A major component of CinemaCon is its Monday “International Day” programming. “Every year at the NATO International Committee meeting, Matt Pollock and I make a presentation and we ask everybody, ‘Do you feel that we should continue with International Day? Or, because the business is so global, should we just wrap everything into the show?’ But the international market, as global as everything is, loves the fact that we have some dedicated time for them to talk about issues that might still be specific to them, a time to get together and talk about what’s going on in their market. We’ve got a great set of speakers in the morning, a very high-profile panel: Tim Richards of Vue, Alejandro Ramírez Magaña of Cinépolis, Irving Chee of Golden Screen Cinemas, Cameron Mitchell of Vox Cinemas, and Jérôme Seydoux of Les Cinémas Pathé Gaumont. Jérôme Seydoux, whom we’re honoring with the Career Achievement in Exhibition Award, is a legend. The Seydoux name is synonymous with cinema, not just in France but around the world. We’re just so honored that he’s agreed to be on this panel—he’s seen so many changes; he’s seen the evolution of the industry.”
The International Day program will also focus on local production. “We all know the importance of what the major studios bring from a product standpoint, but we can’t lose sight of the fact that local and foreign productions are very meaningful to exhibition worldwide,” Neuhauser notes. “You talk about diversity and you talk about cultural inclusion, and that’s a lot where local and foreign productions come into play. So we’re delighted to have that as one of our sessions.”
The importance of culturally diverse movies will also be a topic of a Tuesday morning discussion moderated by Marcus Theatres President and CEO Rolando Rodriguez and featuring AMC Theatres’ Nikkole Denson-Randolph, Maya Cinemas’ Moctesuma Esparza, myCinema’s Glenn Morten, and Eros International USA’s Niyati Nagarsheth. (See our preview on page xx.) “That started with a conversation that we had with [myCinema’s] Tim Warner back in October,” Neuhauser recalls. “Then we found out that this topic is not only near and dear to Rolando Rodriguez, the vice chair of NATO, but is also part of a NATO strategic initiative … We try to be topical and current and really showcase what potential is out there and what our industry can be about.”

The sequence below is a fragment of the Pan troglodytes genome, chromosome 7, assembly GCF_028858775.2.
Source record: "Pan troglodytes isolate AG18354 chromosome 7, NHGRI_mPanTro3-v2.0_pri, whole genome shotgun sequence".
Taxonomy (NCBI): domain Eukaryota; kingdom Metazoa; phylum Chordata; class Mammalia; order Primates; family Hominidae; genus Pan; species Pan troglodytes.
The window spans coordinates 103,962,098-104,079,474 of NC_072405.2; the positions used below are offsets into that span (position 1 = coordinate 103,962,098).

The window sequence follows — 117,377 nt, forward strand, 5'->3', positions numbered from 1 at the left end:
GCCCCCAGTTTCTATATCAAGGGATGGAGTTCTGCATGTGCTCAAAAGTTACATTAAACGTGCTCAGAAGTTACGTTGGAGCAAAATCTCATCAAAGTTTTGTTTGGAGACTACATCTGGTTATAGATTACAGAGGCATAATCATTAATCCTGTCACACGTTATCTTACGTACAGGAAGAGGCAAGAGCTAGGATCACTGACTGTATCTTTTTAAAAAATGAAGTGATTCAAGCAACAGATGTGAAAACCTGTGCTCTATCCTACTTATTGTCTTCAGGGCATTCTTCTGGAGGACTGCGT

CinemaCon 2019 will also offer a session on automation and artificial intelligence moderated by Jason Guerrasio of Business Insider; a National Association of Concessionaires seminar presenting Radesh Palakurthi’s findings on moviegoer concession preferences; and an International Cinema Technology Association session on D’Place Entertainment’s adoption of solar and battery systems.
The annual Tuesday morning “State of the Industry” session (followed by STXfilms’ product preview) will include addresses by NATO President and CEO John Fithian and MPAA Chairman and CEO Charles Rivkin, plus awards to MPAA veteran Joan Graves and Studio C CEO John Loeks.